During the summer of 2014, a snake terrorized residents and visitors of Lake Hopatcong, the largest lake in New Jersey. A breathless report from CBS New York claimed the snake was a 20-foot boa constrictor, and quoted the local animal control officer’s warning: “What we’re afraid of is the animals, small dogs, cats, raccoons — and I would advise people not to put their baby in the lake.” As if he were warning campers in a low-budget horror film from the ’70s, the officer continued: “You don’t want to touch it. You don’t want to go towards it. You don’t want to threaten it. It’s not going to come at a person unless it’s threatened, cornered, caught — then, it will squeeze you to death.”
A spokesman for the state Department of Environmental Protection was more realistic: “There’s no evidence at all, any scientific evidence, of such a creature.” But I wanted to believe. I told my wife about the snake. We live near the lake. Sussex County is a collection of lakes, rivers, and state land: the Vermont of the metropolitan area. My family used to own a restaurant on Lake Hopatcong’s Bertrand Island, home to an amusement park until the early 1980s. We should go see the snake, I said. My wife rolled her eyes, and looked at our twin daughters, still infants. We weren’t going anywhere.
Greg Watry went to the lake; he covered the search for The New Jersey Herald, the local paper. Watry told me that a snake expert had “claimed the snake swam through his legs, avoiding capture.” The expert said it was an anaconda. Watry said the snake even inspired a parody Twitter account, @HopatcongBoa, the anonymous owner of which never broke character during an interview.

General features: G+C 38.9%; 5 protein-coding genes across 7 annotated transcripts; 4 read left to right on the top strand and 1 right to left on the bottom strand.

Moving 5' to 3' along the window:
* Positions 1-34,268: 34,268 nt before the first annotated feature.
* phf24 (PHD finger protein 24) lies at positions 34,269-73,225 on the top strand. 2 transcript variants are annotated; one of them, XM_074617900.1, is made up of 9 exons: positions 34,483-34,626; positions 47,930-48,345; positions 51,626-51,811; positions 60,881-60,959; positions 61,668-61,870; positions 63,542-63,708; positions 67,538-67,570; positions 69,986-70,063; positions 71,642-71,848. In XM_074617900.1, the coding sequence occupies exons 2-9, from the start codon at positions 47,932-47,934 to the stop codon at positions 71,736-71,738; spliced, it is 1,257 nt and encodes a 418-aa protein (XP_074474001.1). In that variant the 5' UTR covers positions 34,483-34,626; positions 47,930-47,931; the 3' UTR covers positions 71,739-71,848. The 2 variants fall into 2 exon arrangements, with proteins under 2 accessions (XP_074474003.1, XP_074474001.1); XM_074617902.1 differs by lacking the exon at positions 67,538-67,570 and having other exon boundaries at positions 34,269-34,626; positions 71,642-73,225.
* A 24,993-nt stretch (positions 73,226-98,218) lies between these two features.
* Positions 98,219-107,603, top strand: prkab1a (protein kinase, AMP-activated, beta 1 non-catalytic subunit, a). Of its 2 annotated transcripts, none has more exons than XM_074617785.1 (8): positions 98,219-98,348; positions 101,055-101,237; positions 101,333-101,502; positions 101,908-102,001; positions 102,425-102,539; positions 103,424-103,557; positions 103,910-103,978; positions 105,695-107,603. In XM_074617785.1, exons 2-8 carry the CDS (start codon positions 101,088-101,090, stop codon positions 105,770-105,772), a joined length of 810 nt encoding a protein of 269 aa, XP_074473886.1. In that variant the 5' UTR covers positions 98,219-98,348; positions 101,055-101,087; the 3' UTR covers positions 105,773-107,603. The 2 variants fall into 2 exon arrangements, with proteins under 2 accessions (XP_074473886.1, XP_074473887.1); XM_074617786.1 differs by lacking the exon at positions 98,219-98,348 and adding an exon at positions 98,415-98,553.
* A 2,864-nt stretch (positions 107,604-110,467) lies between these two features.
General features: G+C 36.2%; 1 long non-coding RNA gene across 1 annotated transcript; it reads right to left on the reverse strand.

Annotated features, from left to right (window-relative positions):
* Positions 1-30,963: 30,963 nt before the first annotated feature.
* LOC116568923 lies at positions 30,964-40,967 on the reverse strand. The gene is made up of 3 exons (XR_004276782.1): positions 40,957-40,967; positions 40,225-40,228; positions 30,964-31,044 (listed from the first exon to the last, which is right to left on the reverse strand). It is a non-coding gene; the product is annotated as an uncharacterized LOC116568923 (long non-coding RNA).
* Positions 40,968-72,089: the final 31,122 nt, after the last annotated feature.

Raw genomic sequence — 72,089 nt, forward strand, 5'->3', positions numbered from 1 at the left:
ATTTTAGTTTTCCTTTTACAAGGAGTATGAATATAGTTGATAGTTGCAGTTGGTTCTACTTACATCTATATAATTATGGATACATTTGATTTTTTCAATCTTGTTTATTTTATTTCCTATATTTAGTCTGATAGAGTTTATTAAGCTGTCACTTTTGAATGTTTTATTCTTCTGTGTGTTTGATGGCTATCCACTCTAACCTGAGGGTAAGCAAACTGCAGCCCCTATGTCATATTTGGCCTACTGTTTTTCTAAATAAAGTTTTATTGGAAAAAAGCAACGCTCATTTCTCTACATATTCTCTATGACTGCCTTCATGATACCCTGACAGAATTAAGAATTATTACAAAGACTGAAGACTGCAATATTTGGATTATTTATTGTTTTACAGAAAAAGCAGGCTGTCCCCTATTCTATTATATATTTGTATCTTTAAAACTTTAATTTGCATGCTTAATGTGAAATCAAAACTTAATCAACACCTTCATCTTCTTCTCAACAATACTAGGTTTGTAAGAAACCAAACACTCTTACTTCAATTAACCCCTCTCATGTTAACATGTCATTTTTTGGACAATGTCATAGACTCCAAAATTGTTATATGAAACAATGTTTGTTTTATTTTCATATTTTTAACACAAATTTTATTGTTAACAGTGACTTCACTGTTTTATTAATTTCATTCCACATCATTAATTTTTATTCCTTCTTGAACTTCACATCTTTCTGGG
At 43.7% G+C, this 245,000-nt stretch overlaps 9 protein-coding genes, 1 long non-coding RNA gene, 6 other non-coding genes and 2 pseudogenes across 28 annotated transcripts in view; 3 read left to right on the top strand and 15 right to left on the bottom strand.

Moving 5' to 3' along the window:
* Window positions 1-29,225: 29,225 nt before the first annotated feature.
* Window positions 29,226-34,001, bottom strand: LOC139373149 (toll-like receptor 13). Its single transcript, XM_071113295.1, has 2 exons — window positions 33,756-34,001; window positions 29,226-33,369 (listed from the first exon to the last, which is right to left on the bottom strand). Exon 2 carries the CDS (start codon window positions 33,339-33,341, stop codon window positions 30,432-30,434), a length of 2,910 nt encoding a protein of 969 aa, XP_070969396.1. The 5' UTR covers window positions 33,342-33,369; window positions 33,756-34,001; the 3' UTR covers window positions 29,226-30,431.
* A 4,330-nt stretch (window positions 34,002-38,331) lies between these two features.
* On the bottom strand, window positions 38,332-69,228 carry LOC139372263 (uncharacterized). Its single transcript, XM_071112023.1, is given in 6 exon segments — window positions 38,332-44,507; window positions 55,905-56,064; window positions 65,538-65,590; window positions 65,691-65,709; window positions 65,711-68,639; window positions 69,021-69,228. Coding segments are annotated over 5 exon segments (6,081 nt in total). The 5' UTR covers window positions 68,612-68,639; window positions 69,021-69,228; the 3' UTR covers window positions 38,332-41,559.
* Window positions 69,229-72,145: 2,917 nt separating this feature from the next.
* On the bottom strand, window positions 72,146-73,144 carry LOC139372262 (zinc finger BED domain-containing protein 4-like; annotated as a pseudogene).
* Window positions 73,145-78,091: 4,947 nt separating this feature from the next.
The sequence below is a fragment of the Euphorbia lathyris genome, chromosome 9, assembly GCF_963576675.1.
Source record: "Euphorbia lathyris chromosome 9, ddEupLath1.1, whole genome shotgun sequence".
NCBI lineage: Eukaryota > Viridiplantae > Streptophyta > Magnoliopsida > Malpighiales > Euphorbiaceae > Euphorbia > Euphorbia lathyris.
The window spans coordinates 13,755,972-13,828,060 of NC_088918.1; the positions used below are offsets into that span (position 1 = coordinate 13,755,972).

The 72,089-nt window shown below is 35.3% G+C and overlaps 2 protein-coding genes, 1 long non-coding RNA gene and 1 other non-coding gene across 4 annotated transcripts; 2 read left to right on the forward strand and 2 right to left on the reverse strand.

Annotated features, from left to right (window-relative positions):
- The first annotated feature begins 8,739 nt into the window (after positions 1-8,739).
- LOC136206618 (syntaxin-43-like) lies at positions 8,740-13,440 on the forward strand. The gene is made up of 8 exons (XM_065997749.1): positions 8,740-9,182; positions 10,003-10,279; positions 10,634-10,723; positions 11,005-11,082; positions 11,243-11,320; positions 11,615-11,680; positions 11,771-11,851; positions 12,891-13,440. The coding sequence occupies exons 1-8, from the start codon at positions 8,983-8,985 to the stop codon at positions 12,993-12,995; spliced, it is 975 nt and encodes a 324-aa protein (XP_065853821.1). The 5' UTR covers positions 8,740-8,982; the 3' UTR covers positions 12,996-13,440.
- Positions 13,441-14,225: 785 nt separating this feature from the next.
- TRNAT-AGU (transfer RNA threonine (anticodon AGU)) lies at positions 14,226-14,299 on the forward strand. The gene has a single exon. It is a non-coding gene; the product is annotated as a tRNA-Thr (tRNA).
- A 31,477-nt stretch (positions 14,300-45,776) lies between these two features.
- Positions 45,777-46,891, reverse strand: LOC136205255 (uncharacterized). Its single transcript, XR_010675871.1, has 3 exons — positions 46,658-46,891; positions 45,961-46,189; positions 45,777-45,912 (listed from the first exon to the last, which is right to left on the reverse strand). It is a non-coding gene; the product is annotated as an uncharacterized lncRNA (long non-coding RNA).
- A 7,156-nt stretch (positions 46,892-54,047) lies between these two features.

Unamused local officials claimed the attention was affecting summer tourism. The search was abandoned, but not before the phantom snake reached national news. David Letterman included the creature in his opening monologue, quipping “I am certain that this snake is the only one that wasn’t involved in the bridge closing,” referring to a September 2013 scheme to close Fort Lee access lanes on the George Washington Bridge. The closing created a traffic nightmare in an area used to daily slogs. Later dubbed “Bridgegate,” the plan was hatched by David Wildstein, director of interstate capital projects for the Port Authority of New York and New Jersey. The position was created specifically for Wildstein, who was appointed by Christopher J. Christie, the governor of New Jersey.
I know the joke: all politicians are snakes. That doesn’t quite apply here. Chris Christie isn’t a snake. He’s a chimera.
I can’t say that I loved my summer job for the Morris County Department of Elections, but it was a formative experience. I first registered as a Republican because everyone was a Republican in Morris County, N.J. Even the Democrats. Daily office visits from politicians — replete with handshakes, laughs, pats on the back, and promises — changed my naive view of politics. Americans lament the partisan politics of Republicans versus the Democrats, but my summer working in the election office taught me it is actually the politicians versus the citizens. The politicians almost always won.
The year before I worked there, the election office had an infamous visitor. Documentarian and gadfly Michael Moore had tried to run a ficus for New Jersey’s 11th congressional district. Unfortunately, the tree was not a registered voter, and could not be listed on the ballot.